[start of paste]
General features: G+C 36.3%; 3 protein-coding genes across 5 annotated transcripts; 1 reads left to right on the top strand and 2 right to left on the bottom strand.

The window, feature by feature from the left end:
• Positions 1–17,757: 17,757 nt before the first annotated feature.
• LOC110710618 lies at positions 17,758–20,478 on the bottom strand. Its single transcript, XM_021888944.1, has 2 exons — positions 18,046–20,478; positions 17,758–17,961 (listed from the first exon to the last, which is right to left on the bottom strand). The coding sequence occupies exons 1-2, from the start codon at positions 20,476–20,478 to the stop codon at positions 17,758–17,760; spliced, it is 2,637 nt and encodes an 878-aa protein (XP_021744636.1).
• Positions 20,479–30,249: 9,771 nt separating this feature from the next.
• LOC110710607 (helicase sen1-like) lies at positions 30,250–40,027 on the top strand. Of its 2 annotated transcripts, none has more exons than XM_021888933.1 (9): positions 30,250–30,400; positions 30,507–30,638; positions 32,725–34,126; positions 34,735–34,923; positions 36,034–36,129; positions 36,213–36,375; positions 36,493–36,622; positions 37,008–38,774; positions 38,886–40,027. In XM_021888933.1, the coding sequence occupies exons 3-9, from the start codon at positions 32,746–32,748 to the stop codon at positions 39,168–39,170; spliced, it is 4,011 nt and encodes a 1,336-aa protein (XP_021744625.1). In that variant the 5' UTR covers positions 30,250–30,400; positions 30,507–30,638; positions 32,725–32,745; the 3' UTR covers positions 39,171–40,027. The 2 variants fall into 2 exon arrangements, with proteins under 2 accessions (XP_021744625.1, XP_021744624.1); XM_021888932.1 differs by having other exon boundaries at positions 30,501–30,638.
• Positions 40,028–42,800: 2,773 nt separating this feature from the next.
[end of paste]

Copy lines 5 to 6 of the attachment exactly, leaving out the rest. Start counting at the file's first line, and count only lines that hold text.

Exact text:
• Positions 20,479–30,249: 9,771 nt separating this feature from the next.
• LOC110710607 (helicase sen1-like) lies at positions 30,250–40,027 on the top strand. Of its 2 annotated transcripts, none has more exons than XM_021888933.1 (9): positions 30,250–30,400; positions 30,507–30,638; positions 32,725–34,126; positions 34,735–34,923; positions 36,034–36,129; positions 36,213–36,375; positions 36,493–36,622; positions 37,008–38,774; positions 38,886–40,027. In XM_021888933.1, the coding sequence occupies exons 3-9, from the start codon at positions 32,746–32,748 to the stop codon at positions 39,168–39,170; spliced, it is 4,011 nt and encodes a 1,336-aa protein (XP_021744625.1). In that variant the 5' UTR covers positions 30,250–30,400; positions 30,507–30,638; positions 32,725–32,745; the 3' UTR covers positions 39,171–40,027. The 2 variants fall into 2 exon arrangements, with proteins under 2 accessions (XP_021744625.1, XP_021744624.1); XM_021888932.1 differs by having other exon boundaries at positions 30,501–30,638.